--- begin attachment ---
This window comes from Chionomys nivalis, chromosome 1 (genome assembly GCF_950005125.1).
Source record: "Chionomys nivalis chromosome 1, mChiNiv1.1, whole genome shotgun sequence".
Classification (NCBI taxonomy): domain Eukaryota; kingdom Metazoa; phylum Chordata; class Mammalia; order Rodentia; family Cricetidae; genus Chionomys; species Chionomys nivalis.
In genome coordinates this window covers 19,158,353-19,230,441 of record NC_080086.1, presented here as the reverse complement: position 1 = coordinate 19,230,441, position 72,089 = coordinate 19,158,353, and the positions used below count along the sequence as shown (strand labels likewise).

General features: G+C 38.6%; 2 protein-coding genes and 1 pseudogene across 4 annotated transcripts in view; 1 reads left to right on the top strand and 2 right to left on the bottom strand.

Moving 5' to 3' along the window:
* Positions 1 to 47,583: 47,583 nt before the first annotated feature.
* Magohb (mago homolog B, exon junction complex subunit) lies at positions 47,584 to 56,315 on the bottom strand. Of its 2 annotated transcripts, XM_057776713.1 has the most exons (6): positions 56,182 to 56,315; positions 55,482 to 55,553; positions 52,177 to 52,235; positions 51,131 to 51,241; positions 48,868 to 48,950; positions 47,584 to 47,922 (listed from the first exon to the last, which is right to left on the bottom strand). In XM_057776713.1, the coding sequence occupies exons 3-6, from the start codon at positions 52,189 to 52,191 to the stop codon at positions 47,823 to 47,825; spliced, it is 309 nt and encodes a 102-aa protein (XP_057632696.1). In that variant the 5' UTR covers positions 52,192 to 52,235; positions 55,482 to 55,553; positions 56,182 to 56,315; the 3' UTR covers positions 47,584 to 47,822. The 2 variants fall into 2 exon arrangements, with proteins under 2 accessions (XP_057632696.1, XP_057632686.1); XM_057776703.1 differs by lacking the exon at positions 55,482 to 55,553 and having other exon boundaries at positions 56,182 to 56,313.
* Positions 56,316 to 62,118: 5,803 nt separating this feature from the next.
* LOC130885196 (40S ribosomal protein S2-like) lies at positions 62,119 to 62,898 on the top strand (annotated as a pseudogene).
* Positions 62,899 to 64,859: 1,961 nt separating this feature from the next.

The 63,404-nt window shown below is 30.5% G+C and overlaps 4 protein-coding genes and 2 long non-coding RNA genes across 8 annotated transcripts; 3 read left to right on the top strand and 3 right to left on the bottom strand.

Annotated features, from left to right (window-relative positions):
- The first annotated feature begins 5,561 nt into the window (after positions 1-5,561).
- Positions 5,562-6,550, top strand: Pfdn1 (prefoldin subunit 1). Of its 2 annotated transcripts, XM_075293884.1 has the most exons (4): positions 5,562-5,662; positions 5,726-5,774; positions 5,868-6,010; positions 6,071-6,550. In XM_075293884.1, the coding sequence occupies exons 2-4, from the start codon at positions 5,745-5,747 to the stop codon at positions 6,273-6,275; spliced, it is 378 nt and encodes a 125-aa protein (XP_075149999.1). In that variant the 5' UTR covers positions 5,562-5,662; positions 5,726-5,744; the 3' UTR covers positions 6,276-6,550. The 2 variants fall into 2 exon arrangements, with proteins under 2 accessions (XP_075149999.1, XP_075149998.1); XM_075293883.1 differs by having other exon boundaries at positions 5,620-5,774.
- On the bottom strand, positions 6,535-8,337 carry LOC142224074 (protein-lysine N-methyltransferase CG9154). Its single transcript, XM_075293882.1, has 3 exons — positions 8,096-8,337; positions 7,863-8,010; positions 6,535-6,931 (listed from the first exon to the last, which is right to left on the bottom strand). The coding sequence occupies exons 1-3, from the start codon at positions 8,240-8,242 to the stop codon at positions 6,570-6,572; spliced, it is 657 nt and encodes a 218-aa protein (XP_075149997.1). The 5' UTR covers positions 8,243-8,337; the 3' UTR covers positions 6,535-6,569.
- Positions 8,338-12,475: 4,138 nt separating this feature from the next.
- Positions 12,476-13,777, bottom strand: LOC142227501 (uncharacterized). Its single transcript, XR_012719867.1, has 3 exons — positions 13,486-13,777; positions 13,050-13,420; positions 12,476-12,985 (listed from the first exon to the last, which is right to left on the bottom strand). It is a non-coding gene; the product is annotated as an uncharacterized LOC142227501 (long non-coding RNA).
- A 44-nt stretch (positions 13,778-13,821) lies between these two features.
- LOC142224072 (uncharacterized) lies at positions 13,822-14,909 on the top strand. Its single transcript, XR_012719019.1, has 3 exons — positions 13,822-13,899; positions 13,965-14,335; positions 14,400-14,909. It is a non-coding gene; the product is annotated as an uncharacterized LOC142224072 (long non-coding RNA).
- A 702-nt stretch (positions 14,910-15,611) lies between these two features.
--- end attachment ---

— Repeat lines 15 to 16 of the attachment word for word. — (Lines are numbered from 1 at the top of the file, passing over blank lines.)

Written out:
- Positions 5,562-6,550, top strand: Pfdn1 (prefoldin subunit 1). Of its 2 annotated transcripts, XM_075293884.1 has the most exons (4): positions 5,562-5,662; positions 5,726-5,774; positions 5,868-6,010; positions 6,071-6,550. In XM_075293884.1, the coding sequence occupies exons 2-4, from the start codon at positions 5,745-5,747 to the stop codon at positions 6,273-6,275; spliced, it is 378 nt and encodes a 125-aa protein (XP_075149999.1). In that variant the 5' UTR covers positions 5,562-5,662; positions 5,726-5,744; the 3' UTR covers positions 6,276-6,550. The 2 variants fall into 2 exon arrangements, with proteins under 2 accessions (XP_075149999.1, XP_075149998.1); XM_075293883.1 differs by having other exon boundaries at positions 5,620-5,774.
- On the bottom strand, positions 6,535-8,337 carry LOC142224074 (protein-lysine N-methyltransferase CG9154). Its single transcript, XM_075293882.1, has 3 exons — positions 8,096-8,337; positions 7,863-8,010; positions 6,535-6,931 (listed from the first exon to the last, which is right to left on the bottom strand). The coding sequence occupies exons 1-3, from the start codon at positions 8,240-8,242 to the stop codon at positions 6,570-6,572; spliced, it is 657 nt and encodes a 218-aa protein (XP_075149997.1). The 5' UTR covers positions 8,243-8,337; the 3' UTR covers positions 6,535-6,569.